he had carried this tension within himself as his boria , his wife, drew near to her time.
But as leader of the Vyusher Clachan , the Wolf Clan of the Rom, he could not show his
fear. Only now, when all were gone to their rightful rest could he ask the question that
had been dragging at his heart from the first moment his woman conceived.
“Taibhsear, I beg you,” he began formally spreading his large callused hands in a
symbol of supplication. “Tell me if the blood-curse will hold into my son’s generation or
if he will break it. Please…” His voice broke and he closed his eyes tightly to keep back
the tears—an unmanly sign of weakness and emotion. “Please tell me that he will not
bear the same heart-sorrow I do. To be joined to one while kal’enedral , blood-bound to
another. To long always for a woman he can never have…”
“Ah, Kore…” The wise woman bent her head and a look of sorrow passed over her
wrinkled features. “I wish I could tell what you long to hear,” she said at last, shaking her
head. “You’re a good man and a good leader, despite being a Vyusher, a wolf. But the
girl you tried to claim—her mother was a chovihani —a very strong witch. I warned you,
didn’t I, about trying to take a Xoraxai woman as your mate?”
Kore looked anguished. “That you did, Taibhsear. But I never dreamed that not only
I, but my son and my son’s sons would have to pay for my mistakes. So he won’t be able
to break the curse?”
The wise woman shook her head again. “Not your son, Kore, I’m sorry.”
He pounded a fist on his knee, his pale eyes filled with pain and rage. “ Li’sa’eer ,”
By the gods, he swore. “If only I had listened when you tried to warn me! I’d kill her if I
thought it would do any good.”
“She is beyond your reach now, gone to America,” the wise woman said
complacently, unmoved by his anger. “But listen, Kore, all hope to break the curse is not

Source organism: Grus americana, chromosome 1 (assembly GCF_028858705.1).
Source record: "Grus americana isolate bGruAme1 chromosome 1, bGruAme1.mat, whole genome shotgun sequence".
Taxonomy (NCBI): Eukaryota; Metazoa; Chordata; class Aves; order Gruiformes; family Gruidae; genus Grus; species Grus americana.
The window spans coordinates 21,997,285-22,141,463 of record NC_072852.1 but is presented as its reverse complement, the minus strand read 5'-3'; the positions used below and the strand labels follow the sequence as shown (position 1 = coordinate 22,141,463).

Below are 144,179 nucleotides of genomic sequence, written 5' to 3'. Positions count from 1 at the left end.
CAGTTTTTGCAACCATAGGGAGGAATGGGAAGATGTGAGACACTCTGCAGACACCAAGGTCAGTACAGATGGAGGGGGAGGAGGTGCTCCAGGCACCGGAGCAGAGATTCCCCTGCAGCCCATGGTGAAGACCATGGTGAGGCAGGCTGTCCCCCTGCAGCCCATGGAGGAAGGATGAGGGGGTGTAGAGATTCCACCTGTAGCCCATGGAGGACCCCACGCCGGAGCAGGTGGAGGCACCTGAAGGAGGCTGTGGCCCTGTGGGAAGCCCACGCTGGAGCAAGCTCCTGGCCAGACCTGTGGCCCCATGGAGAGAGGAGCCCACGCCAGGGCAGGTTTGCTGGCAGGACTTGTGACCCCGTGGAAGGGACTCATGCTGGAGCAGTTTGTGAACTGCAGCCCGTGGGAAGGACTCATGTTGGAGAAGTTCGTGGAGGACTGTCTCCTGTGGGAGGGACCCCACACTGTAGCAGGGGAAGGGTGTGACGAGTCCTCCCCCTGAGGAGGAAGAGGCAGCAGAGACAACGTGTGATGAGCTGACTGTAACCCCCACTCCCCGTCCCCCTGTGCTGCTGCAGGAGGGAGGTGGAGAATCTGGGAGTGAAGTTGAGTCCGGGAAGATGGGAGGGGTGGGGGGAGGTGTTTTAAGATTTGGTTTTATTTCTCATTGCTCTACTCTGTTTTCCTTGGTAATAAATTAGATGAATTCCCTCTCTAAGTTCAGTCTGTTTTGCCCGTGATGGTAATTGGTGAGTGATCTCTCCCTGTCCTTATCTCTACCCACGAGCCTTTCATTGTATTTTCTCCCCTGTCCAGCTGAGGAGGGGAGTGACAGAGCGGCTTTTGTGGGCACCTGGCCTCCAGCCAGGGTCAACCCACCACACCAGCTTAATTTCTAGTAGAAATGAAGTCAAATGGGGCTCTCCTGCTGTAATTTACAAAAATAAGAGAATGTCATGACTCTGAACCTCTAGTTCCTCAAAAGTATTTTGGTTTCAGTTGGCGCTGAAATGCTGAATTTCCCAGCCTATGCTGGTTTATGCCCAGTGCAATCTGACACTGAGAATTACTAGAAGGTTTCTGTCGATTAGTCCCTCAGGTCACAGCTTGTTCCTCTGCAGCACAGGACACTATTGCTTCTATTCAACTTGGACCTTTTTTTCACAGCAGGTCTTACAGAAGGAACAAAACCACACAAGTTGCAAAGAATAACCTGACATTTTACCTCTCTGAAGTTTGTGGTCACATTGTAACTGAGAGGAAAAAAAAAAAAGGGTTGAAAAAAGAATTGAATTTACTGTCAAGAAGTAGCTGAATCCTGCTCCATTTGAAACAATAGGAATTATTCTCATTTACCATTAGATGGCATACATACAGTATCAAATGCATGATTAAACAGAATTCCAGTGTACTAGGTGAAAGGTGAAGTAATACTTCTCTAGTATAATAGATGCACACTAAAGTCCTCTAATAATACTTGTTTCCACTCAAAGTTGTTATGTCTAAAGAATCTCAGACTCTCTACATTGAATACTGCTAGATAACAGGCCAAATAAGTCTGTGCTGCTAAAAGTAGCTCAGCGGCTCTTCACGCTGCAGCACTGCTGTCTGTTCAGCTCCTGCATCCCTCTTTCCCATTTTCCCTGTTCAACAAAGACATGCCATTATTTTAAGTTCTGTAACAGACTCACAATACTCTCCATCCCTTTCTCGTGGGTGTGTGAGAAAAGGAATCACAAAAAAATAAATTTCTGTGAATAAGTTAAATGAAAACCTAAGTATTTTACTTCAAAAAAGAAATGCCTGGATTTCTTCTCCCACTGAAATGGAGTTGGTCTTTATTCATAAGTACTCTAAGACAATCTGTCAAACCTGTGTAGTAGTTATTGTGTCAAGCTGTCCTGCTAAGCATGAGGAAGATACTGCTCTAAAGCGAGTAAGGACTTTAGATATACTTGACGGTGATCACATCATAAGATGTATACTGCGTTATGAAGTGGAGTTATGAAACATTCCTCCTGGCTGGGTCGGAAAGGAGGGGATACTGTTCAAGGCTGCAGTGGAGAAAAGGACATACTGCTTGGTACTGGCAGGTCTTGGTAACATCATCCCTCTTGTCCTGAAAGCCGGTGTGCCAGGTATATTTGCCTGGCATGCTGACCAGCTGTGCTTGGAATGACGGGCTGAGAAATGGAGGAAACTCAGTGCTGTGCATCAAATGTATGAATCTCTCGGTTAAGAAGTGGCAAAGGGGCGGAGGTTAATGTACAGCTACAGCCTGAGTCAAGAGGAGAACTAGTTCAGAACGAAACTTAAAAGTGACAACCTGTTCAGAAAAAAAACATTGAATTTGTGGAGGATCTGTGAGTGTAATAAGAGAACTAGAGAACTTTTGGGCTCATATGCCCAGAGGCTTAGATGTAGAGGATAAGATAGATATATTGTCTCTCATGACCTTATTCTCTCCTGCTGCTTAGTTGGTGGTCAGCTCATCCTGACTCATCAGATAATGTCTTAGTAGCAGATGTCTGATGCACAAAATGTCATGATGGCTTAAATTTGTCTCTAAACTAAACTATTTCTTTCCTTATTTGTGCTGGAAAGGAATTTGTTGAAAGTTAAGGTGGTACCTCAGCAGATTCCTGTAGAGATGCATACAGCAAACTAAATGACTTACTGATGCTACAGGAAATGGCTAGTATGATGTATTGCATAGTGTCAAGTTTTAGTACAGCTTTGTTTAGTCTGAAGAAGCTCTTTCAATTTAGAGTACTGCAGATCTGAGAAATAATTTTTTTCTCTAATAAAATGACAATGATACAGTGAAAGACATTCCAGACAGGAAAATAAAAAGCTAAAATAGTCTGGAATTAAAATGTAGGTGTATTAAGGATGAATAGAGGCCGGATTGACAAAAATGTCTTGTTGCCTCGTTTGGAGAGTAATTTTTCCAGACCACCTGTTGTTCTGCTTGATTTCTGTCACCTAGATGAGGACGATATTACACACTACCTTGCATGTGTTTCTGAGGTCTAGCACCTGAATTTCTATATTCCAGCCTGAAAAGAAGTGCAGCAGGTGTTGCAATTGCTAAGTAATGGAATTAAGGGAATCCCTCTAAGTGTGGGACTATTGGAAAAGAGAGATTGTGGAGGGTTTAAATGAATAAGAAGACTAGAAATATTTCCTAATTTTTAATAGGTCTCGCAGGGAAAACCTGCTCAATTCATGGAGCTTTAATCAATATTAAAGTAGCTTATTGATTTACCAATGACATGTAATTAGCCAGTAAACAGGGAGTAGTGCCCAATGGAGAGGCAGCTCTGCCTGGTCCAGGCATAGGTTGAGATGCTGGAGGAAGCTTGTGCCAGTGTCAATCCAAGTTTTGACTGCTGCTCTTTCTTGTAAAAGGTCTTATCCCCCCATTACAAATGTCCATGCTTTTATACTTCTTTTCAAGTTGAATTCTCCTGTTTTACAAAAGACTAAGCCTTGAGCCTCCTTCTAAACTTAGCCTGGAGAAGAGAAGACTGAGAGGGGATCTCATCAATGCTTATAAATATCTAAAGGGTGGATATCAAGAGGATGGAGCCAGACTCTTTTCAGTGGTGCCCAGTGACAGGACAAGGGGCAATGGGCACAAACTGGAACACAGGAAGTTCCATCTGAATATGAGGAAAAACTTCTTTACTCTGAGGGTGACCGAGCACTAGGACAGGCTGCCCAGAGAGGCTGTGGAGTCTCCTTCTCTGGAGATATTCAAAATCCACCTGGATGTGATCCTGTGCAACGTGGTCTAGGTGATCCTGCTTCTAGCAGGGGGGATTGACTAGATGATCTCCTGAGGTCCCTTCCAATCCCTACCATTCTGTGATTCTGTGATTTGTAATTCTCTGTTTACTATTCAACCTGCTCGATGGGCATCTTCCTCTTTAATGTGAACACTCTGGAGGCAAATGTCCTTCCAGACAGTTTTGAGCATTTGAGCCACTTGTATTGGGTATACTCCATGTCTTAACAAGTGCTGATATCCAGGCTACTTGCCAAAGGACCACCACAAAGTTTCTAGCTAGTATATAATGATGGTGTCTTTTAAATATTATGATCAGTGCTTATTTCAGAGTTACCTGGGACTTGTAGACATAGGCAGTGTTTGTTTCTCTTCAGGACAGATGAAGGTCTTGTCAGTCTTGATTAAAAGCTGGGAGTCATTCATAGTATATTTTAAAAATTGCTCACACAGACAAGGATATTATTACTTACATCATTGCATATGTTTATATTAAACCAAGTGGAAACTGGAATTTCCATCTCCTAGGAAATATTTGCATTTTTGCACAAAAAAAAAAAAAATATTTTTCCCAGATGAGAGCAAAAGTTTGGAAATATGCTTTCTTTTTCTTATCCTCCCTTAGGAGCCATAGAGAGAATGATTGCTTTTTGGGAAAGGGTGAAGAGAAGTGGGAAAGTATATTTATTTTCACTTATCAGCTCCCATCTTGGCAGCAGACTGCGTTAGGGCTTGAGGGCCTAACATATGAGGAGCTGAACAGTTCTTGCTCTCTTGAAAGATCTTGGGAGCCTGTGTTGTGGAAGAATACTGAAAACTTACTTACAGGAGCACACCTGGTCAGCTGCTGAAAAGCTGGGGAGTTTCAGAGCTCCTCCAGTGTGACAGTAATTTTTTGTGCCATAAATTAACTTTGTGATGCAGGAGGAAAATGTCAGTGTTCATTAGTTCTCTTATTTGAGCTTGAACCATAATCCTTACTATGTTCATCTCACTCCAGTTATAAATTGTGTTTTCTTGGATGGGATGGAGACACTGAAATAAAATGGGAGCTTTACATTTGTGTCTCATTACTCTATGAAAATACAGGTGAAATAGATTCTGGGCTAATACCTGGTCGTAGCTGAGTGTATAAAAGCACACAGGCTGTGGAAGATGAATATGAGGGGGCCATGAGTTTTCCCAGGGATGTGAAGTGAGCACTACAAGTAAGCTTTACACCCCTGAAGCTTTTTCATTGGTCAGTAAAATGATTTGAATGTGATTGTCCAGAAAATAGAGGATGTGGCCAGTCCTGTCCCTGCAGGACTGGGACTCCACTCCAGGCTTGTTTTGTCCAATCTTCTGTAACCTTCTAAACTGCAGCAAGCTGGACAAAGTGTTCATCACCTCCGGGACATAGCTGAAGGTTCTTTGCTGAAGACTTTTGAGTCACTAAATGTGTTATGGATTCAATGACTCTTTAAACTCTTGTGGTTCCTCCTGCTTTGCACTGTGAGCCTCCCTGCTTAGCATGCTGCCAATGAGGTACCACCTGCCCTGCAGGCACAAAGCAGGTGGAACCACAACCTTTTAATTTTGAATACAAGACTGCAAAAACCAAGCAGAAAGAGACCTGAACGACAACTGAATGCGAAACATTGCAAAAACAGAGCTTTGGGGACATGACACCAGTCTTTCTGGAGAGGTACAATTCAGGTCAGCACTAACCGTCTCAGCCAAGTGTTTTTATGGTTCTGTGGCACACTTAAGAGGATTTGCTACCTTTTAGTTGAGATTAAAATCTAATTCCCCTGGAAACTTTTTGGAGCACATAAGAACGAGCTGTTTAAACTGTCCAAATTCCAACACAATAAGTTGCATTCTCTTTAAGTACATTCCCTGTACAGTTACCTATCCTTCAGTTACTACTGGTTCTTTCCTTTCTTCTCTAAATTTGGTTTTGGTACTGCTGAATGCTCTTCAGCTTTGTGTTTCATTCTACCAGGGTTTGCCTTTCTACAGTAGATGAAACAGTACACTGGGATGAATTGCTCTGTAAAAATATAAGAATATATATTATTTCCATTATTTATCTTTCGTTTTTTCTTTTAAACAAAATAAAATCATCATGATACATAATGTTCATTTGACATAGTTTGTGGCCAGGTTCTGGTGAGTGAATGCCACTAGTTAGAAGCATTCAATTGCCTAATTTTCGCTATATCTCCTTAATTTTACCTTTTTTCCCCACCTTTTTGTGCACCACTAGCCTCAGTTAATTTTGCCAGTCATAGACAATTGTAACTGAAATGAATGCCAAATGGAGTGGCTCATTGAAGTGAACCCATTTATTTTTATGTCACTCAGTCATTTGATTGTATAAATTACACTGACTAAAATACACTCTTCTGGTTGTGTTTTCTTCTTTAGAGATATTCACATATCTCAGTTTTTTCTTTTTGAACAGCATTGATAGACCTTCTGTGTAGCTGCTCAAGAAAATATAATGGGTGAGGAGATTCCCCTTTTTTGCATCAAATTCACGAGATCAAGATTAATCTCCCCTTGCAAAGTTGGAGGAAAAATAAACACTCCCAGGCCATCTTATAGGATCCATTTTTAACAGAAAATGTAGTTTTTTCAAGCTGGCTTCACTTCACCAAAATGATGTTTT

“No?” He looked at her, his face filled with a terrible need. “But I thought you said
neither I nor my son could break it.”
“True.” She rubbed her withered hands together over the coals for warmth. “But
there may be a chance for your son’s son—your grandson—to break the chains that bind
your line. By the third generation, the witch’s power will be weakened with time. But it’s
still a chancy thing, trying to break a blood-curse.”
O ushalin zhala sar o kam mangela, ” he sighed. The shadow moves as the sun
commands. “Will you at least tell me how the curse may be broken when the time
Nashti zhas vorta po drom o bango ,” You cannot walk straight when the road is
bent, she replied formally. “You know I can’t tell you outright, Kore. But listen, I’ll tell
you what I can.” She threw back her head and the moonlight caressed her wrinkled
cheeks, making her young for an instant as the sight came upon her. Her thin old
woman’s voice grew low and strong as the foretelling poured forth.
“Thrice bound, by blood and lust and time
Thrice ten he seeks before he finds
As pale as snow, as bright as flame
Rom by blood, Gadje by name
The waxing moon shall mark the time
To break the curse upon his line
The one denied his sires by fate
He must find to be his mate
Timid as the mouse at noon
To rouse her to the rising moon
Thrice bitten must his chosen be
The number of her markings three
Once, on her his claim to stake
Twice, her Vyusher blood to wake
Zgłoś jeśli naruszono regulamin